Tate Modern neighbours Neo Bankside head to Supreme Court over ‘relentless’ invasion of privacy

Kit Heren (12 May, 2021)

Their legal challenge has already been rejected twice, with one judge telling them to put in blinds

27884Residents of the luxury Neo Bankside development have lost an appeal in their case against the Tate Modern trustees

Residents of a luxury Bankside development are now taking their privacy appeal against the Tate Modern art gallery to the UK’s highest court.

Neo Bankside is next to a viewing platform on the Tate’s extension. Five claimants launched a legal appeal against the gallery several years ago, saying that the platform breached their privacy because visitors could peer into their homes.

Claimants wanted an injunction to force the Tate to close the viewing platform, built in 2016, or to put up screens to shield residents from gallery visitors.

The case was first dismissed by the High Court in February 2019, with the judge telling residents to put in net curtains if they were concerned about privacy. The Court of Appeal dismissed a fresh claim a year later.

Now the Neo Bankside residents have been granted a hearing at the UK’s Supreme Court, scheduled for this December, according to minutes from a meeting held by the Tate’s board of trustees earlier this year.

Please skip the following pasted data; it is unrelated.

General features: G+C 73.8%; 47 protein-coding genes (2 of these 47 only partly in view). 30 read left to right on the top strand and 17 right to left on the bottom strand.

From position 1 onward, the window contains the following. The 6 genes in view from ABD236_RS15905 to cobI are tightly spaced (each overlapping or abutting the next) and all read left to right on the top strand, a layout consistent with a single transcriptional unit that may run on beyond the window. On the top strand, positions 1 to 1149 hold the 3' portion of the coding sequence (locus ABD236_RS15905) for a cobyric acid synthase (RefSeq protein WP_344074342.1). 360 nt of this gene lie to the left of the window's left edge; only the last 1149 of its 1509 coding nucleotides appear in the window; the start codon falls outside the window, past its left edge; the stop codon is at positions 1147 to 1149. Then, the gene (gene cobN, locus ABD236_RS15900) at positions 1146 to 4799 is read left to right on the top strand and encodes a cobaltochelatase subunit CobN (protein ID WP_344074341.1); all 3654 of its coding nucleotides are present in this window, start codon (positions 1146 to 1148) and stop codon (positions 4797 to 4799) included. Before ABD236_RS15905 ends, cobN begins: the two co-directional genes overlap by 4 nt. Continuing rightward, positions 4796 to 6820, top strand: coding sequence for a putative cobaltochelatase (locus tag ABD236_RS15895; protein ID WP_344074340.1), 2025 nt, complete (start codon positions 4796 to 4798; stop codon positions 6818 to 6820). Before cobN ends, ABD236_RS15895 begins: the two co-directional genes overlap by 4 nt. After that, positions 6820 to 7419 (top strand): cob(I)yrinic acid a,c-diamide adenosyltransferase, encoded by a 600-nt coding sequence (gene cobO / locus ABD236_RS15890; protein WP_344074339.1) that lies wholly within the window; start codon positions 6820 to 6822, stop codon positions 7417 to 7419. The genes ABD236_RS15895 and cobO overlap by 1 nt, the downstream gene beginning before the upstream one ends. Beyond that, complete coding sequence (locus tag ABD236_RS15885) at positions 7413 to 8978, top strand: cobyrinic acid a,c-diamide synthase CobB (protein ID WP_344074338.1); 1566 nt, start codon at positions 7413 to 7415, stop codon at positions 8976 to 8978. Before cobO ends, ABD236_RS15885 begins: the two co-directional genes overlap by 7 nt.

Tate Modern

In the original case, Mr Justice Mann said that while there was a material intrusion of privacy from tourists, there would be no claim if the properties had regular sized windows.

“These properties are impressive, and no doubt there are great advantages to be enjoyed in such extensive glassed views, but that in effect comes at a price in terms of privacy,” he ruled.

Residents could lower the solar blinds present in each flat, install privacy film, or even install tall plants in the winter gardens to obscure the view, he said.

“[This] will, of course, detract from their living conditions, but not to an unacceptable degree,” he ruled.

“Looking at the overall balance which has to be achieved, the availability and reasonableness of such measures is another reason why I consider there to be no nuisance in this case.”

The claimants had complained of relentless intrusion from visitors to the popular attraction, saying they felt under constant surveillance.

One resident, Ian McFadyen, had complained that the “relentless intrusion” from tourists on the viewing platform – completed as part of an extension in 2016 – left him and his family feeling as if they were in a zoo.

His son, Alexander, claimed to have counted 84 people taking photographs into the apartment over a 90 minute period.

Another claimant, Claire Fearn, told the court that the first experience of people in the viewing gallery had left her “sick to the stomach.”

A further claimant told the court that she went to the gallery and overheard a visitor saying the “rich bastards” who lived in the flats deserved the intrusion.


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